The Illinois Historic Preservation Agency, Illinois Department of
Veterans' Affairs, Illinois Korean Memorial Association, and the
Abraham Lincoln Presidential Library and Museum, along with media
partners the Illinois Press Association and the Illinois
Broadcasters Association, are sponsoring "Illinois Remembers the
Forgotten War." For more information, visit
Illinoisans killed in action in Korea,
By county of residence
(Source: U.S. Department of Defense records)
- Pfc. Paul W. Schnepper, Army, May 29.
Cpl. Earl F. Burris,
Army, May 17.
Pfc. Fred L. Hatzold,
Army, May 9.
Pvt. William R.
Hoffman, Army, May 15.
2nd Lt Charles W.
Lender, Army, May 24.
Sgt. 1st Class
Alphons Manitowabi, Army, May 20.
1st Lt. James A.
VanVeen, Air Force, May 27.
- Cpl. Donald O. Streicher, Army, May 13.
- Sgt. Harold E. Green, Marines, May 23.
- 1st Lt. Dwight A. Kirk, Army, May 29.
- Pfc. Richard F. Giese, Army, May 13.
- Sgt. Charles K. Dwyer, Marines, May 4.
- Pvt. Robert W. Tracy, Army, May 27.
- Pfc. Virgil D. Musselman, Army, May 3.
Key events during the Korean War, May 1953
The armistice talks had just resumed at Panmunjom when May 1953
arrived, and they ran into a staunch opponent -- South Korean
President Syngman Rhee, who opposed any agreement that let Communist
Chinese forces remain on Korean soil and that did not guarantee the
reunification of North and South Korea. Rhee had good cause for
concern as the split of Korea into Communist North and democratic
South after World War II had resulted in the brutal invasion of his
country three years earlier, and when the Chinese entered the war in
late 1950, the cost in South Korean blood and property skyrocketed.
In reality, United Nations commanders did not need Rhee's
approval to sign an armistice, since such an agreement was a
military decision, and Rhee had placed his forces under U.N.
command. It was not a peace treaty, after all, just an agreement to
suspend fighting. Nevertheless, everyone realized that South Korean
acceptance was crucial to any armistice, and as a result Rhee's
threat to continue the war on his own in spite of an armistice had
to be taken seriously.
While the infantry war ground to a stalemate, the U.N. commanders
were cranking up the pressure on the Communists. The 58th
Fighter-Bomber Wing launched a massive air raid on the Toksan Dam on
May 13, involving 59 F-84 Thunderjets. The raiders destroyed a major
North Korean irrigation system, resulting in the flooding of
thousands of acres of valuable rice crops and miles of highways and
railroad tracks. Further attacks on North Korean irrigation dams
followed over the next two weeks.
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Illinois Korean War Memorial
The Illinois Korean War Memorial is located in Springfield's Oak
Ridge Cemetery, the same cemetery that contains the Lincoln Tomb.
Oak Ridge is the nation's second-most-visited burial ground, behind
only Arlington National Cemetery.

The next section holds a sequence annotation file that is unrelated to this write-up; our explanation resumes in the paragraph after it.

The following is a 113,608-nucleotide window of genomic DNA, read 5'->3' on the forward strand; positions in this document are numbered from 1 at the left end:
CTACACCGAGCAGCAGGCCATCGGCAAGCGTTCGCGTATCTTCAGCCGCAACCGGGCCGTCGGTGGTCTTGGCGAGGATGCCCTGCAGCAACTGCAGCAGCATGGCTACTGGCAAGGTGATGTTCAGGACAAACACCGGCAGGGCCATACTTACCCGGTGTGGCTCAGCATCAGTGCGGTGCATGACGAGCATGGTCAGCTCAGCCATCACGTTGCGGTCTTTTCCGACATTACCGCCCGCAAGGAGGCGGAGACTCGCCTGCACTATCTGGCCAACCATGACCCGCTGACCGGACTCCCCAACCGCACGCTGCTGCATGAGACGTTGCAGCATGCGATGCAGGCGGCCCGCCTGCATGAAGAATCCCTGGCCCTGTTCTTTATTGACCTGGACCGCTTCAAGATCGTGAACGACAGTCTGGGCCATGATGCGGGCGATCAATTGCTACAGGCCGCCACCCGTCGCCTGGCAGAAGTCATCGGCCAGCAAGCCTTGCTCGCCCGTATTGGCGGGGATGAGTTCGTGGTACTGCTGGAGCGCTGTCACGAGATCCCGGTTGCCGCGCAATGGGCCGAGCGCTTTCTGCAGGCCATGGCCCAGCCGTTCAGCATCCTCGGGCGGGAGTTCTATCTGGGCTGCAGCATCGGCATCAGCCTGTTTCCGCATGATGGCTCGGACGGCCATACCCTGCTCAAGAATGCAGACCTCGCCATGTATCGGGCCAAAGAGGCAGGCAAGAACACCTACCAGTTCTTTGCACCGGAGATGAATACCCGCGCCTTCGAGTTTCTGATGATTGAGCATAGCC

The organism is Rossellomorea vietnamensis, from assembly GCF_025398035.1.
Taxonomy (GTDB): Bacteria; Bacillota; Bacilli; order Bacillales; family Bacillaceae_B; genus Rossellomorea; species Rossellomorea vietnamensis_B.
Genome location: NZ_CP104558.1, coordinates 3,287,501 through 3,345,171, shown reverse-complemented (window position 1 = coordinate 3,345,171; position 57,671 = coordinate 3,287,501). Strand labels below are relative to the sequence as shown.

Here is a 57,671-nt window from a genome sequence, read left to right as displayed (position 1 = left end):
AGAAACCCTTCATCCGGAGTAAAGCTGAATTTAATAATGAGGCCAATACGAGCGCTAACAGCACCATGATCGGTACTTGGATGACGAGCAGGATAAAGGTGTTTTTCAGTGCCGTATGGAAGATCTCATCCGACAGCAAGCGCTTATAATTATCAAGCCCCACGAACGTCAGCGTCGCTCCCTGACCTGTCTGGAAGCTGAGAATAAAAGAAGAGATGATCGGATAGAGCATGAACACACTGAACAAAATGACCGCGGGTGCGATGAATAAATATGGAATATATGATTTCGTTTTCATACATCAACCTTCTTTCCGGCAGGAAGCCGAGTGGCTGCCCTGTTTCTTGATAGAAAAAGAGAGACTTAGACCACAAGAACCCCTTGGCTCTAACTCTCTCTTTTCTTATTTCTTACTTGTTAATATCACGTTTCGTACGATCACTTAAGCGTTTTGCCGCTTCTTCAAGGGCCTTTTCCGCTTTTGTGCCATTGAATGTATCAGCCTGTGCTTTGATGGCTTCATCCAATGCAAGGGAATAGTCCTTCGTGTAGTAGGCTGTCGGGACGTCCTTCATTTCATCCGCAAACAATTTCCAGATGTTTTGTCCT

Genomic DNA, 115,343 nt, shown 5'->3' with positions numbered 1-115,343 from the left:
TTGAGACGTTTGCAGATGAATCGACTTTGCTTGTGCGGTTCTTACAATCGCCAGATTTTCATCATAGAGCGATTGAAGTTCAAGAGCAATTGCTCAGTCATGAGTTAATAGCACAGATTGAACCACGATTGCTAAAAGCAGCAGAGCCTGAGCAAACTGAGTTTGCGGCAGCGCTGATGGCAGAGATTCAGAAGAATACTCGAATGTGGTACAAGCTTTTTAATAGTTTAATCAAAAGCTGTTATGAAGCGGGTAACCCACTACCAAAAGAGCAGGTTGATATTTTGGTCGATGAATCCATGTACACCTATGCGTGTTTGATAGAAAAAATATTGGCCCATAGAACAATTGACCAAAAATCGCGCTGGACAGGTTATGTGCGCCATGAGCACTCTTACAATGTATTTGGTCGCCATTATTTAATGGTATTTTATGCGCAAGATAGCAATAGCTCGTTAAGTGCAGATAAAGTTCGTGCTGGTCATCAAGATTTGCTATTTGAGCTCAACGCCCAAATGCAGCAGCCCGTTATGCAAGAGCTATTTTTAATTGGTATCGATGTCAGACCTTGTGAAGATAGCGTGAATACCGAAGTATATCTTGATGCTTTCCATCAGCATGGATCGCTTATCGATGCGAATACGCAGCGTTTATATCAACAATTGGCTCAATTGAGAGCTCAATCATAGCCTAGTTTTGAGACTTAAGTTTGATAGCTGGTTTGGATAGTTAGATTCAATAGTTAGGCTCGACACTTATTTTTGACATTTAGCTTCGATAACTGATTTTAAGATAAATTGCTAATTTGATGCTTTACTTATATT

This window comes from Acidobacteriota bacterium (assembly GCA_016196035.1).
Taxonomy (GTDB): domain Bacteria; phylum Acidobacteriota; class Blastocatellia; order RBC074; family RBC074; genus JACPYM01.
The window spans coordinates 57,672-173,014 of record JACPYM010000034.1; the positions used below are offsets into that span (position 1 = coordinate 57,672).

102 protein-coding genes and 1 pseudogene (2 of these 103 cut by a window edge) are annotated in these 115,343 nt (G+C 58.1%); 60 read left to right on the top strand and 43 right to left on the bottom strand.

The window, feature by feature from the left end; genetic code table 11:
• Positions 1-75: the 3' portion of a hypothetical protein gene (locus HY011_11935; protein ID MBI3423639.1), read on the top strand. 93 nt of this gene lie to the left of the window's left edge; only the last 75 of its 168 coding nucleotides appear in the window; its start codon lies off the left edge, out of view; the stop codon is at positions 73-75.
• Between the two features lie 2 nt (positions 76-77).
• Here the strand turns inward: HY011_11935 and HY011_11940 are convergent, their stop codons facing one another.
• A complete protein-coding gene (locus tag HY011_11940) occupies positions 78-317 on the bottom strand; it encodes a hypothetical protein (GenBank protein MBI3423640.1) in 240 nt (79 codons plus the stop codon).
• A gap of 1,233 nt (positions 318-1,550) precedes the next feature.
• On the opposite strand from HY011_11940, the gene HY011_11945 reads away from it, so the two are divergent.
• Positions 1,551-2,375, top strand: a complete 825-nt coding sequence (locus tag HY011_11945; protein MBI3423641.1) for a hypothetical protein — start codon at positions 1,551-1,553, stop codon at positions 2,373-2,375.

Dedicated on June 16, 1996, the memorial consists of a
12-foot-tall bronze bell mounted on a granite base. At the
circumference of the base are four niches, each with a
larger-than-life figure representing a branch of the armed services.
Inscribed on the base are the names of 1,754 Illinoisans killed in
The Illinois Korean War Memorial is administered by the Illinois
Historic Preservation Agency and may be visited daily free of
Korean War veterans oral history project
Abraham Lincoln Presidential Museum
The oral history program at the Abraham Lincoln Presidential
Library and Museum offers
"Veterans Remember," a collection of interviews with Illinois
residents about their wartime experiences, at the library's website,
library/Pages/default.aspx. The interviews concern the
experiences of Illinois veterans who fought in several conflicts,
including the Korean War, as well as the experiences of those on the
home front. Visitors to the website can listen to or watch the
interviews in their entirety. Several of the interviews have
transcripts, and most have still images as well.
Website visitors will need a computer capable of playing MP3
audio files or MPG compressed video files in order to listen to the
interviews. The transcripts and still images are also accessible.
Volunteers conducted and edited many of the interviews and developed
the transcripts that accompany them.
Illinois Department of Veterans' Affairs
The mission of the Illinois Department of
Veterans' Affairs is to empower veterans and their families to
thrive. The department does this by assisting them in navigating the
system of federal state and local resources and benefits; by
providing long-term health care for eligible veterans in the state's
Veterans' Homes; and by partnering with other agencies and
nonprofits to help veterans address education, mental health,
housing, employment and other challenges. For more information,
http://www2.illinois.gov/veterans/. Follow them at
Korean War booklet
The Illinois Korean Memorial Association, an all-volunteer
organization, has published a booklet, "A Brief History of the
Korean War," copies of which have been provided free of charge to
public libraries, high schools and junior high schools in Illinois.
Individuals may obtain a copy by sending a $10 check or money order
to: Illinois Korean Memorial Association, P.O. Box 8554,
Springfield, IL 62791.
Tax-deductible donations are welcome. All donations go to the
book project and to the upkeep of the Illinois Korean War Memorial.
[Text from file received from the